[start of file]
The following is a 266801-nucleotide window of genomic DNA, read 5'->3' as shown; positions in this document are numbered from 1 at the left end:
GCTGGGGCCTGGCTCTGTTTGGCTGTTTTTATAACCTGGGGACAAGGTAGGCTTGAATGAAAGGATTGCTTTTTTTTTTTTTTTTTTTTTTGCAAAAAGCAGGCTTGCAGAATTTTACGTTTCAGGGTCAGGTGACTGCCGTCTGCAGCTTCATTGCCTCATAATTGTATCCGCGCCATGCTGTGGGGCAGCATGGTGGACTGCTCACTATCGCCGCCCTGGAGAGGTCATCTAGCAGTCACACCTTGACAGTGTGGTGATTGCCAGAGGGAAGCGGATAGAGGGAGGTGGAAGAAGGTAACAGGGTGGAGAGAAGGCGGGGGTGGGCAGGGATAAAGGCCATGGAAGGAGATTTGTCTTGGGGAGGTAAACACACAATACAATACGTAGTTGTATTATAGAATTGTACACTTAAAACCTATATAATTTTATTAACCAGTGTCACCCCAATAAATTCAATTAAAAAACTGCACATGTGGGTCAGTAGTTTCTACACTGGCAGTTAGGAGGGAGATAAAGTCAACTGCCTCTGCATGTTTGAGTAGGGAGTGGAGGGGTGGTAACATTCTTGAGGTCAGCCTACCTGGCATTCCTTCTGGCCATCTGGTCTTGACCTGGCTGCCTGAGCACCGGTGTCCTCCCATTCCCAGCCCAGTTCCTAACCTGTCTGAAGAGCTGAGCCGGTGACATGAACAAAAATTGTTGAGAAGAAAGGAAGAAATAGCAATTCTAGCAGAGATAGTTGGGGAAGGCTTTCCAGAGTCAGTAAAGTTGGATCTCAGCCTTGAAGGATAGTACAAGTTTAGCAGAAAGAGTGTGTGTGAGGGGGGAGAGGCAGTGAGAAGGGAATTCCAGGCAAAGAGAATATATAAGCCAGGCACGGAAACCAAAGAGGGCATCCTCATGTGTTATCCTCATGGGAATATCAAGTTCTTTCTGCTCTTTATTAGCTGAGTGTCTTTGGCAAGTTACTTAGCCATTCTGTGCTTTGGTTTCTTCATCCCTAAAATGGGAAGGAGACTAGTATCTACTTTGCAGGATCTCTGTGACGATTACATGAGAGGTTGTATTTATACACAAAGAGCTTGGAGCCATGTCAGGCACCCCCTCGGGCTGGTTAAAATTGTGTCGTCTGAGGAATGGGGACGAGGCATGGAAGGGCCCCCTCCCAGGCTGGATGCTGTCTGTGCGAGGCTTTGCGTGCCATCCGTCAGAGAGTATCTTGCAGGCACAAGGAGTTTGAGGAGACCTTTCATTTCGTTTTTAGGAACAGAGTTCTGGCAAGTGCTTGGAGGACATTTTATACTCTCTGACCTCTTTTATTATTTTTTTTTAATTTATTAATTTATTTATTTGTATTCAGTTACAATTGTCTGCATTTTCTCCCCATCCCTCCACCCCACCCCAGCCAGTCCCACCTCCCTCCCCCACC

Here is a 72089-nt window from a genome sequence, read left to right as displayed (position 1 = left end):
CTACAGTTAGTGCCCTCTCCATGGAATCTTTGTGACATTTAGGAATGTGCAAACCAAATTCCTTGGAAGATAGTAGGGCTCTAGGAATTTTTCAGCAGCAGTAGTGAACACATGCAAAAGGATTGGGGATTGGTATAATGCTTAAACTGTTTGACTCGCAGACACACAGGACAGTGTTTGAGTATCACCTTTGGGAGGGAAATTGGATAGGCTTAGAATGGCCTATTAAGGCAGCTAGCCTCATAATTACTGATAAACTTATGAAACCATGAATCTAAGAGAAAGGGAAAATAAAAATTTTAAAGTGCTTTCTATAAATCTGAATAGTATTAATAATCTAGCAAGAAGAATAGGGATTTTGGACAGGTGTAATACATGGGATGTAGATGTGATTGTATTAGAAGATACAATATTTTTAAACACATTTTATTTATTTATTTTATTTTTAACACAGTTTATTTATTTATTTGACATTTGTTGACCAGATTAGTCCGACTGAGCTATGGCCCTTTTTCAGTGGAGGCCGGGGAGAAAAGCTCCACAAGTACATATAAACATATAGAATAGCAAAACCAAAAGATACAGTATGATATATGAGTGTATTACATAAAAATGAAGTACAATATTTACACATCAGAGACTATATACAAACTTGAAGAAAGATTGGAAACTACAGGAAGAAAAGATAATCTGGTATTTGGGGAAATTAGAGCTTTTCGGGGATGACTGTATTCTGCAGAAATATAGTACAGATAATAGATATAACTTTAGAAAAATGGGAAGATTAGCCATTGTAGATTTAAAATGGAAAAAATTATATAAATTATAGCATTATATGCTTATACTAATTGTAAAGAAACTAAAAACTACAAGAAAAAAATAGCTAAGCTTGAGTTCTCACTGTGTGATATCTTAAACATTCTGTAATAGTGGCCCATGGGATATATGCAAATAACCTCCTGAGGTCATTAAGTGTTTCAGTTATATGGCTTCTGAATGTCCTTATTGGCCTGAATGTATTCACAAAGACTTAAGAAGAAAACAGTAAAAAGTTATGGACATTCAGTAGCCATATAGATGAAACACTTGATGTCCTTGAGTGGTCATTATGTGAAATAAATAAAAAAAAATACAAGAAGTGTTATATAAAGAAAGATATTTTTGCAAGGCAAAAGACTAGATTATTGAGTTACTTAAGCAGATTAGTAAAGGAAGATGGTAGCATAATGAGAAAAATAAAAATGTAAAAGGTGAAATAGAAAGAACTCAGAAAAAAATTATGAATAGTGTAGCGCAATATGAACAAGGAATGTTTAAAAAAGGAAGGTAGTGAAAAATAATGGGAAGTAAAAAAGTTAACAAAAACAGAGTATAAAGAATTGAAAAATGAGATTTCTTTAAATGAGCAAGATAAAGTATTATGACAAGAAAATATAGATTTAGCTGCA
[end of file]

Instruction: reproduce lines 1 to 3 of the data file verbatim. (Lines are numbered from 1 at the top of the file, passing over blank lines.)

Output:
The following is a 266801-nucleotide window of genomic DNA, read 5'->3' as shown; positions in this document are numbered from 1 at the left end:
GCTGGGGCCTGGCTCTGTTTGGCTGTTTTTATAACCTGGGGACAAGGTAGGCTTGAATGAAAGGATTGCTTTTTTTTTTTTTTTTTTTTTTGCAAAAAGCAGGCTTGCAGAATTTTACGTTTCAGGGTCAGGTGACTGCCGTCTGCAGCTTCATTGCCTCATAATTGTATCCGCGCCATGCTGTGGGGCAGCATGGTGGACTGCTCACTATCGCCGCCCTGGAGAGGTCATCTAGCAGTCACACCTTGACAGTGTGGTGATTGCCAGAGGGAAGCGGATAGAGGGAGGTGGAAGAAGGTAACAGGGTGGAGAGAAGGCGGGGGTGGGCAGGGATAAAGGCCATGGAAGGAGATTTGTCTTGGGGAGGTAAACACACAATACAATACGTAGTTGTATTATAGAATTGTACACTTAAAACCTATATAATTTTATTAACCAGTGTCACCCCAATAAATTCAATTAAAAAACTGCACATGTGGGTCAGTAGTTTCTACACTGGCAGTTAGGAGGGAGATAAAGTCAACTGCCTCTGCATGTTTGAGTAGGGAGTGGAGGGGTGGTAACATTCTTGAGGTCAGCCTACCTGGCATTCCTTCTGGCCATCTGGTCTTGACCTGGCTGCCTGAGCACCGGTGTCCTCCCATTCCCAGCCCAGTTCCTAACCTGTCTGAAGAGCTGAGCCGGTGACATGAACAAAAATTGTTGAGAAGAAAGGAAGAAATAGCAATTCTAGCAGAGATAGTTGGGGAAGGCTTTCCAGAGTCAGTAAAGTTGGATCTCAGCCTTGAAGGATAGTACAAGTTTAGCAGAAAGAGTGTGTGTGAGGGGGGAGAGGCAGTGAGAAGGGAATTCCAGGCAAAGAGAATATATAAGCCAGGCACGGAAACCAAAGAGGGCATCCTCATGTGTTATCCTCATGGGAATATCAAGTTCTTTCTGCTCTTTATTAGCTGAGTGTCTTTGGCAAGTTACTTAGCCATTCTGTGCTTTGGTTTCTTCATCCCTAAAATGGGAAGGAGACTAGTATCTACTTTGCAGGATCTCTGTGACGATTACATGAGAGGTTGTATTTATACACAAAGAGCTTGGAGCCATGTCAGGCACCCCCTCGGGCTGGTTAAAATTGTGTCGTCTGAGGAATGGGGACGAGGCATGGAAGGGCCCCCTCCCAGGCTGGATGCTGTCTGTGCGAGGCTTTGCGTGCCATCCGTCAGAGAGTATCTTGCAGGCACAAGGAGTTTGAGGAGACCTTTCATTTCGTTTTTAGGAACAGAGTTCTGGCAAGTGCTTGGAGGACATTTTATACTCTCTGACCTCTTTTATTATTTTTTTTTAATTTATTAATTTATTTATTTGTATTCAGTTACAATTGTCTGCATTTTCTCCCCATCCCTCCACCCCACCCCAGCCAGTCCCACCTCCCTCCCCCACC

Here is a 72089-nt window from a genome sequence, read left to right as displayed (position 1 = left end):